At OneSeventeen Media, we always love a great story of teenage triumph with technology, and Lexington, Massachusetts’s Danny Moraff does not disappoint. As an ambitious, 15-year-old transportation enthusiast, Moraff spent 100 hours of his free time mapping Lexington’s public transportation system and coding his data for integration with Google Transit.
Moraff’s incredible service puts Lexington’s modest public transportation system far ahead of many larger cities only beginning to consider their strategy for utilizing Google Transit. You can see an example of his work in the Google Transit screen shot above. Not only is Moraff an impressive young man because of his tech-know-how, but he’s also provided an incredible public service to the people of Lexington. Hats off to Moraff, and I’d venture to guess this is not the last we’ll be hearing of him! (Thanks to Ypulse for sharing Moraff’s story!)
(Top image found here)
Every time news breaks of another premature teen death, school shooting, or violent hate crime all of us at OneSeventeen Media cringe and ask, “Could we have prevented that?”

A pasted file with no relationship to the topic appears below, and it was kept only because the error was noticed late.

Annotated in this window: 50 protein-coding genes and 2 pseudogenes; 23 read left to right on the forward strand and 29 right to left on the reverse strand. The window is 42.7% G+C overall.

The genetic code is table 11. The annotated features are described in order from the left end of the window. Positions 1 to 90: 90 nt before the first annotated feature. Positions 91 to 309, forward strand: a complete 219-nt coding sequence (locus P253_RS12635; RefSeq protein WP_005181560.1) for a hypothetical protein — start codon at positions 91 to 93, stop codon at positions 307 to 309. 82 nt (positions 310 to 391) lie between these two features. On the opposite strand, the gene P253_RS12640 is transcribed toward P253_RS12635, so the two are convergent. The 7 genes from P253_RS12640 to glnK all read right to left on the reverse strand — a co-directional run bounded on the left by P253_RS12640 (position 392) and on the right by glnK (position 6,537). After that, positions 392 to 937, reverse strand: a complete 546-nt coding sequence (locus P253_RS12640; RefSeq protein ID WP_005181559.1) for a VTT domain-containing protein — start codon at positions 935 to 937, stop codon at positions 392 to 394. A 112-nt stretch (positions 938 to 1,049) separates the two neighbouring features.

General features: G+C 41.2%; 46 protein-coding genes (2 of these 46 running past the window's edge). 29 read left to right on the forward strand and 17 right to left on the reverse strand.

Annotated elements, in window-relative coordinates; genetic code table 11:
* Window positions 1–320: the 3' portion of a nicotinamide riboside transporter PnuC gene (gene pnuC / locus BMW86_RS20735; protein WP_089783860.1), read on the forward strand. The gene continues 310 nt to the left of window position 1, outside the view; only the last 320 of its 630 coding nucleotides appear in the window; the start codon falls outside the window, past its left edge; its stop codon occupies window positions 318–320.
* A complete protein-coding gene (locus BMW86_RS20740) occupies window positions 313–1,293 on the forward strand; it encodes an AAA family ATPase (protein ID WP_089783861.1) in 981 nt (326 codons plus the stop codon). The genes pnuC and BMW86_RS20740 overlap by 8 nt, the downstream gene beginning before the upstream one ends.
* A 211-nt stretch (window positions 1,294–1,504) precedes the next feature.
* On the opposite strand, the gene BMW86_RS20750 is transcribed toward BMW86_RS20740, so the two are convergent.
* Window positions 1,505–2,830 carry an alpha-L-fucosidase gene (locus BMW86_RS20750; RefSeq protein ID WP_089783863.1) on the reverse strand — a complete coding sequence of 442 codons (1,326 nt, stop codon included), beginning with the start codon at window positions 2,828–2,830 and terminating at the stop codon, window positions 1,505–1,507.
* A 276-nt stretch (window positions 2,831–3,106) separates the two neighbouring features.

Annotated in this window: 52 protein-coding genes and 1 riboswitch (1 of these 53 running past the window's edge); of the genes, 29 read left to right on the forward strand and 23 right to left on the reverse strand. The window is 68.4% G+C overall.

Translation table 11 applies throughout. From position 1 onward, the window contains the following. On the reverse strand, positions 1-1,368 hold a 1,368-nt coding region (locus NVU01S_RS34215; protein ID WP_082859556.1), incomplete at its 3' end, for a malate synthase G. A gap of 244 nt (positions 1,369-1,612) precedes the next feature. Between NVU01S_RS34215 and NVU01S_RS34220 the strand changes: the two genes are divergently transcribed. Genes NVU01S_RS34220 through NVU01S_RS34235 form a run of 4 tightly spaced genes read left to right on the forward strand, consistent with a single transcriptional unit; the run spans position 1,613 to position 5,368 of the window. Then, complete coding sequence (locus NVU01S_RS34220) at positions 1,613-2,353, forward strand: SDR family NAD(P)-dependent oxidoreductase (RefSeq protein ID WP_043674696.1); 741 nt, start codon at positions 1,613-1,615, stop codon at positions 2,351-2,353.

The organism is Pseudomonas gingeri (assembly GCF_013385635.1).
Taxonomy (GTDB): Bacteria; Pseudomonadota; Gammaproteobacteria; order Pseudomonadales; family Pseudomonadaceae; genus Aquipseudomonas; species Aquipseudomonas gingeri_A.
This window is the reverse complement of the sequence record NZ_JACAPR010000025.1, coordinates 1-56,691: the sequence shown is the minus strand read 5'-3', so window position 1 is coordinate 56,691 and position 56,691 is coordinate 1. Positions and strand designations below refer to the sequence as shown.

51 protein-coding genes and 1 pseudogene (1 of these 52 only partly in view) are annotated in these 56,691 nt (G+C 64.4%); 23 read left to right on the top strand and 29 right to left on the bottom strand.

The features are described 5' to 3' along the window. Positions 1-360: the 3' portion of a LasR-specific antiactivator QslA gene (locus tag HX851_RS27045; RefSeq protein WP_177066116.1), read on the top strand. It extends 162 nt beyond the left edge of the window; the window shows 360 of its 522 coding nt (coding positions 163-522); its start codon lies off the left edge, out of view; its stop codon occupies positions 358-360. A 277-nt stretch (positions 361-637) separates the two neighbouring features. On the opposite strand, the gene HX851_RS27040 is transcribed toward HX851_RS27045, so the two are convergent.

Eliminating youth violence and providing kids the resources to be heard and make better decisions requires all of us working together and taking on the responsibility of acting independently to impact youth. Instead of blaming different programs, or the lack there of, the question needs to be, “What can I do to make a difference?” At OneSeventeen Media, we’ve decided to make our life’s work answering this question through our products. The center of our mission in designing PlumbBrain is to create a community to support tweens and teens in the really complicated process of growing up.